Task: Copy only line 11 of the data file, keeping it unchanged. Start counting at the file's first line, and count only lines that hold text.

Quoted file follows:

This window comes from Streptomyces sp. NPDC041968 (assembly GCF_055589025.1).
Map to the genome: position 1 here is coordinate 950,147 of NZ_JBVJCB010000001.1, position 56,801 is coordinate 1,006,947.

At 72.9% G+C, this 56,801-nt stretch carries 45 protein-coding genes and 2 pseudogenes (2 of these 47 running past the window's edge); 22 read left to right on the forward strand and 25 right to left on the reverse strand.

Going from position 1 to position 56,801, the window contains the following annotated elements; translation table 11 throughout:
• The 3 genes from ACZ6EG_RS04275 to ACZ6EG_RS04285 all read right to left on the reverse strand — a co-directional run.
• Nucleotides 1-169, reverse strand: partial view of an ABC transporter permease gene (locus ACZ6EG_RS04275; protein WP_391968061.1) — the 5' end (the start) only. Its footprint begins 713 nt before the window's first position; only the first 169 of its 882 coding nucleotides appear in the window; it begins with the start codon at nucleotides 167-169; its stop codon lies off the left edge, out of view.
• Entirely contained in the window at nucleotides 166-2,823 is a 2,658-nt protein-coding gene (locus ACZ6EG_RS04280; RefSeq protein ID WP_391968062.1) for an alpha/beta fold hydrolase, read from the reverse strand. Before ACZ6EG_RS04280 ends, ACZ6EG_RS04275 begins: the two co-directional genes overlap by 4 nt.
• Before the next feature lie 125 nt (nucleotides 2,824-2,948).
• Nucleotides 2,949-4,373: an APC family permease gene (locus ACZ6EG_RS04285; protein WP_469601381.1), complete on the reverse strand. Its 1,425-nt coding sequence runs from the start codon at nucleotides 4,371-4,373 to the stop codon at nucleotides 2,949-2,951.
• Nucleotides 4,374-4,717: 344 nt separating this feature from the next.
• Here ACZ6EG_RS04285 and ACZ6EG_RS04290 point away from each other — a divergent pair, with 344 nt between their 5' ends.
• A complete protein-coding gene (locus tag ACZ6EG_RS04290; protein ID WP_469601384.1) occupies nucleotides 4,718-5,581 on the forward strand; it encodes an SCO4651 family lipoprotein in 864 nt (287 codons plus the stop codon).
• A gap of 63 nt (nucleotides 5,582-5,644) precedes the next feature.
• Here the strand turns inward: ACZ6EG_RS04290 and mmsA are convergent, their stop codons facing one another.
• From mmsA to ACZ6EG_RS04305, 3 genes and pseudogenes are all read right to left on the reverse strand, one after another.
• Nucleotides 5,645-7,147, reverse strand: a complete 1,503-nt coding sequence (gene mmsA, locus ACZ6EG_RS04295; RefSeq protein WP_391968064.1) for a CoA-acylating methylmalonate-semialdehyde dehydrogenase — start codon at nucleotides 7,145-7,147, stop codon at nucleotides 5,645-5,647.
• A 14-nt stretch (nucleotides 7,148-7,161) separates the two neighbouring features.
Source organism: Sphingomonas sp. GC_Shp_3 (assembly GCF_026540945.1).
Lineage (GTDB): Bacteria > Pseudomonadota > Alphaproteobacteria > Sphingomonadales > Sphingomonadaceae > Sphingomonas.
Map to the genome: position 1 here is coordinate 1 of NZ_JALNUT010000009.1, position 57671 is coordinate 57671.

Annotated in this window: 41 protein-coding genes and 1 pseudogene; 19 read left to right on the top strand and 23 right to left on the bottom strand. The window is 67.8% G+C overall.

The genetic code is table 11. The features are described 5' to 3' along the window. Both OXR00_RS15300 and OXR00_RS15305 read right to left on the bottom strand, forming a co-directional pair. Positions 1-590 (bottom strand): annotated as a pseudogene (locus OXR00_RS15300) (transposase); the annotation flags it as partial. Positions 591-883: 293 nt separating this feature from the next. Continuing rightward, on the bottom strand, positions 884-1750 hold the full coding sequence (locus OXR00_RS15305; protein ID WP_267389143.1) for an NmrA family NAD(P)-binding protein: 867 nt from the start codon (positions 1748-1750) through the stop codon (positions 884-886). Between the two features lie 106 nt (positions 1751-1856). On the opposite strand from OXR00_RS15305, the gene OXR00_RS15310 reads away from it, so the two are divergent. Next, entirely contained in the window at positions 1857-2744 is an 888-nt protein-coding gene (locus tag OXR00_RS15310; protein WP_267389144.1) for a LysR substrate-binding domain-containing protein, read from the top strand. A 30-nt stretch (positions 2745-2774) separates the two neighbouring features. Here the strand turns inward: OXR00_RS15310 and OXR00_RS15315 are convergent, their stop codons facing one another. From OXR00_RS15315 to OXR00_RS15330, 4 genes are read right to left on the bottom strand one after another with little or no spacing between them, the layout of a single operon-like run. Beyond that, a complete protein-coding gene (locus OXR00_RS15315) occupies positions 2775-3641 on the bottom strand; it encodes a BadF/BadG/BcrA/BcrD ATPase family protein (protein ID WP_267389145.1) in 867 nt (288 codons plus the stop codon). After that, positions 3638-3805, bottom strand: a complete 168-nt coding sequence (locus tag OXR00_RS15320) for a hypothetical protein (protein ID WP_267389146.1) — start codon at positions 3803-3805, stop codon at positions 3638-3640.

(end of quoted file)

• Here ACZ6EG_RS04285 and ACZ6EG_RS04290 point away from each other — a divergent pair, with 344 nt between their 5' ends.